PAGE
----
Not long after confidently proclaiming it was much safer in Paris than in London, I had my first taste of violence at the weekend and am now considering whether that statement remains true or not. In London violence is everywhere; I don’t mean literally, I mean perceptively. Whenever one browses the net, reads the paper or catches the news there are stories of both random acts of violence, usually serious and fatal, and also voyeuristic tales of premeditated crime. It is almost as if there is a thirst for fear.
In Paris, though whether it is because I am new to the city, I see little news of violence in the city – perhaps the occasional gang problem in the suburbs; but I do not see or hear each day the reason for the sound of the sirens. Here I had begun to feel as though I had no need to continually assess potential dangers, often finding politeness where my preconceptions had expected trouble. Certainly it felt possible to stroll home at night in my neighbourhood, where alternatively, in London, I may have done so with a lot more caution.
N and I were walking along a stretch of road that is very familiar to us, roughly 5 or 10 minutes from the flat, a road where we shop quite often. It was 11.30pm and we had already passed a police car and camera crew filming an arrest for their version of ‘Police, Camera, Action’. A little further along, walking arm-in-arm, we passed 2 young men, one of whom made a move toward us. Coward that he was he made no move at me, but went straight for the bags that N was carrying. What happened next was in slow motion…
From my recollection the one guy snatched at N’s bags. As I reached around to prevent him stealing them I remember him kicking the bags so that the contents would spill on to the pavement. It seemed to me that I very calmly swiped up the box of macaroons that had smashed to the ground and led N away from the scene as swiftly and safely as possible. Having turned around and seen him leave on the bus we returned to the scene and recovered 2 other items that I did not realise we had left behind.
N’s recollection is slightly different, in that she recalls the antagonist’s friend not wanting to get involved and wondering why his mate was doing what he was doing. She also remembers him saying he was stressed and needed to take it out on something or someone. She recalls that I tried to reach round and stop him but that it was her who insisted we walk away from the scene. I do not recall anything remotely like common-sense running through my brain, simply instinct for survival and protection.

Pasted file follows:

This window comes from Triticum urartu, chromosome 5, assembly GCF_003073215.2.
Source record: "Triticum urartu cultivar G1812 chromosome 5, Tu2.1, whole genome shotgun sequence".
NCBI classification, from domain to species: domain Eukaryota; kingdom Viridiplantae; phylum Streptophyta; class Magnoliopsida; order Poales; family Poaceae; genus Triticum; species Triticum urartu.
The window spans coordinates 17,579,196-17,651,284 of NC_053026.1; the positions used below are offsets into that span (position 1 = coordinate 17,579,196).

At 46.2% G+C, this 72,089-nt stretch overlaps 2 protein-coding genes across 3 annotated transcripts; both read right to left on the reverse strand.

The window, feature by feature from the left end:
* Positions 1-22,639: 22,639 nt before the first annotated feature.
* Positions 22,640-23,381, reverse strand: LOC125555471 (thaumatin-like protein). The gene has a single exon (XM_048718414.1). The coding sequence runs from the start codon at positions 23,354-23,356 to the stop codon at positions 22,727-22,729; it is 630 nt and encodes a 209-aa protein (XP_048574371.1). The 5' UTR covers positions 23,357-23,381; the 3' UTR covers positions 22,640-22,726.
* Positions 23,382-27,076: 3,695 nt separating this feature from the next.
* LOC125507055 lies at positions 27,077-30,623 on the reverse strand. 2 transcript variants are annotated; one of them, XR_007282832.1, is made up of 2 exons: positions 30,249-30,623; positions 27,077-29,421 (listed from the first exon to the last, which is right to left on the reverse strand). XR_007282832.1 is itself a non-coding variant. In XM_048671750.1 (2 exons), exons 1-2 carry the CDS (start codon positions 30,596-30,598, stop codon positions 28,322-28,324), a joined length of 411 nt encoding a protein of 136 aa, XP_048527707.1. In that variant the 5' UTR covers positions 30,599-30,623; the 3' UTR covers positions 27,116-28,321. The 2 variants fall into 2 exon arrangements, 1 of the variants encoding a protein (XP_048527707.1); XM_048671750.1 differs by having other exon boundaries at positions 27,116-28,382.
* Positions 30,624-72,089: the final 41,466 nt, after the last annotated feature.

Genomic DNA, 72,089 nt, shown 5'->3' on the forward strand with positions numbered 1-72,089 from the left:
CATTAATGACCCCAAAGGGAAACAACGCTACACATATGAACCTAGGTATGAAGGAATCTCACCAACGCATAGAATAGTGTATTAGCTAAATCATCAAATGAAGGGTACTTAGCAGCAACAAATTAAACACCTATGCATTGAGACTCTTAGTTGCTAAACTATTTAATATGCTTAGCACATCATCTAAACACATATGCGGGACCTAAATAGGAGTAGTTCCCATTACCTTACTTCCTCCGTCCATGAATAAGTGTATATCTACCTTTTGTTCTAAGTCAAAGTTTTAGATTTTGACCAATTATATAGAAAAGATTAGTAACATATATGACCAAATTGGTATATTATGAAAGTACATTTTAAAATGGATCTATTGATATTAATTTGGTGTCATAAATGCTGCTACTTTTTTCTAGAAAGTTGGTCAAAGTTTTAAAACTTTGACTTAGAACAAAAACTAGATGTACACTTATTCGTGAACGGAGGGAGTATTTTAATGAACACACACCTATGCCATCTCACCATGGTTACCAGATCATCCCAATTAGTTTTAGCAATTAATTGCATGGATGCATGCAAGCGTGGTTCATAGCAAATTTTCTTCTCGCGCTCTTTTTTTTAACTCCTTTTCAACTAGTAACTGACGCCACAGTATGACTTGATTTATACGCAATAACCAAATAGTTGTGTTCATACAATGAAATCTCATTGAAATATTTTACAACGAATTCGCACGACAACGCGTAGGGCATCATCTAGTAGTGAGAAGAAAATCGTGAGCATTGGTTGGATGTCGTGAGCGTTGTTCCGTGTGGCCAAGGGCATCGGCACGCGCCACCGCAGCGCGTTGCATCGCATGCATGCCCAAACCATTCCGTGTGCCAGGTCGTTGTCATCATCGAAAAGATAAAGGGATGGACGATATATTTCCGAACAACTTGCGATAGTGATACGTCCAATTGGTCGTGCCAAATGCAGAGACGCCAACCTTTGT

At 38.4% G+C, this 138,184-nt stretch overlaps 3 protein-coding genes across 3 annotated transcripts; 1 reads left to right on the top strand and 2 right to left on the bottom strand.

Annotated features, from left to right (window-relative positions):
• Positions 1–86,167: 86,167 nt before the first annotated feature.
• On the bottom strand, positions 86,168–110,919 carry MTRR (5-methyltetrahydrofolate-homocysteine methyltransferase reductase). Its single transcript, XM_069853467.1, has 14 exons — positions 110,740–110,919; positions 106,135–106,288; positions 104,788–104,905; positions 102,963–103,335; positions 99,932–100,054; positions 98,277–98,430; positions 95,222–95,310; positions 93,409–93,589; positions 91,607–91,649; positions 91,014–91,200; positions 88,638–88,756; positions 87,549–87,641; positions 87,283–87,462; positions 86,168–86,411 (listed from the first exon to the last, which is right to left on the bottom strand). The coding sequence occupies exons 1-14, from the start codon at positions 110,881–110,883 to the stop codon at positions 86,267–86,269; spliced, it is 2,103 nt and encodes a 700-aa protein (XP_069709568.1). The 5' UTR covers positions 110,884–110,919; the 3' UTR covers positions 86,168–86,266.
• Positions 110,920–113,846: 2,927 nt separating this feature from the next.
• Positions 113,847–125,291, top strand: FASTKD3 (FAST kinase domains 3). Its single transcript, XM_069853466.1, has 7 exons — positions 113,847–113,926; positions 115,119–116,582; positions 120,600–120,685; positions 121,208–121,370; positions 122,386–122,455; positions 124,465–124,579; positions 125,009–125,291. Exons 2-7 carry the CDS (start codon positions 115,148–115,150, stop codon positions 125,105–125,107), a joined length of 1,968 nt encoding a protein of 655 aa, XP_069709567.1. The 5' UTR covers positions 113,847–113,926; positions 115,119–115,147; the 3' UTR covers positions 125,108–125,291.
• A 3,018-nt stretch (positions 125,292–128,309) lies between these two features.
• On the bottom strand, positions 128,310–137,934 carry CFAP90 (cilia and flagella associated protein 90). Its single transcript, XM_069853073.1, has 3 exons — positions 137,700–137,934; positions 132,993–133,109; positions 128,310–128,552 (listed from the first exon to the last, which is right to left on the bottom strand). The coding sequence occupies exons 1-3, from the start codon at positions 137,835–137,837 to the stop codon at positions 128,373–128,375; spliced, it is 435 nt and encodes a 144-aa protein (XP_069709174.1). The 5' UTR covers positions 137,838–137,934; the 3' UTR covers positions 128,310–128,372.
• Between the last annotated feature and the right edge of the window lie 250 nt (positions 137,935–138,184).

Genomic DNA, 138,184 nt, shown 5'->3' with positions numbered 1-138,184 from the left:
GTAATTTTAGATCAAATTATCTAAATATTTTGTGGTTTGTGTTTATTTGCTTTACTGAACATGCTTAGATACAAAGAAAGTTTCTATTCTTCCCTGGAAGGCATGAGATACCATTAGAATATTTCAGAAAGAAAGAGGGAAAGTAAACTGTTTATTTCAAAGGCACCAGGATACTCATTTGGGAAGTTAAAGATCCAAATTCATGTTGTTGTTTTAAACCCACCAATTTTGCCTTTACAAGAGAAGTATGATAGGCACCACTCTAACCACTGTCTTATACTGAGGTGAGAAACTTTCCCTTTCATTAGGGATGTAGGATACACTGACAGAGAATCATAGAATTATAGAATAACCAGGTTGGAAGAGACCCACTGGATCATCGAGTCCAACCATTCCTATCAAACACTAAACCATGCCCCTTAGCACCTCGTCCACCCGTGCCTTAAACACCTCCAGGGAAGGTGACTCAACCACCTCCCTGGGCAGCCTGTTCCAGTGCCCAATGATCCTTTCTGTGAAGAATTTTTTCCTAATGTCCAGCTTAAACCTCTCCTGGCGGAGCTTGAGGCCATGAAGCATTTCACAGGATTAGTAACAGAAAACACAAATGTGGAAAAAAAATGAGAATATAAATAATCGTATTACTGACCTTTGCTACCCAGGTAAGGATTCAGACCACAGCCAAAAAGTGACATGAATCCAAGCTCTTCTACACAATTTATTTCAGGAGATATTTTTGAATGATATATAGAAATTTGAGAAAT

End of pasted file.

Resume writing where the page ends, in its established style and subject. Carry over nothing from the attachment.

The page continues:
It was much like the time a friend and I experienced an attempted robbery on the tube when some youngsters tried to snatch a film camera I was carrying. My friend later said that I was hanging on to the camera but quite calmly, amongst all the violence (I recall the one chap repeatedly punching my hand to make me release the camera), asking that they ‘Please don’t steal the camera’. It was the same surreal reaction that insisted I stop and bend down to retrieve the macaroons before ensuring that we both got away safely.
Of course, no-one watching from the little shop along the road did or said anything and neither did any of the 3 or 4 persons at the bus stop outside. Not that I blame them – I am not sure what I would do if I witnessed anything similar. And naturally, though we dealt with the situation correctly I think and came away physically unharmed, I spent the next 2 days feeling like I should have done more to protect the one I love – picturing alternative scenarios where I am an expert in Kung Fu or am carrying a big f*ck-off gun.
More disturbing is the realisation that I would, and still could, quite happily hold a pistol to this guy’s head and pull the trigger; that without any remorse or sense of guilt I would happily rub his life out in cold blood. But I think, on reflection, we did the right thing – we walked away from a scene that could easily have escalated and left one or both of us in serious physical danger. It is just so frustrating to be powerless to do anything about what happened. I am led to understand the police in France would not be interested if one was to report the crime at the time – is that really the case?
Feeling threatened and powerless not only ruined one of those rare weekends that we rarely get to spend together, it also sent me spiralling into a sea of depression for a few hours. It has tainted my introduction to this city, perhaps waking me up to the true colour of life in Paris. Though I continue to go about my daily business, I no longer do it with hope and optimism – instead I travel with suspicion and the tired resignation which I thought I had left behind in the UK.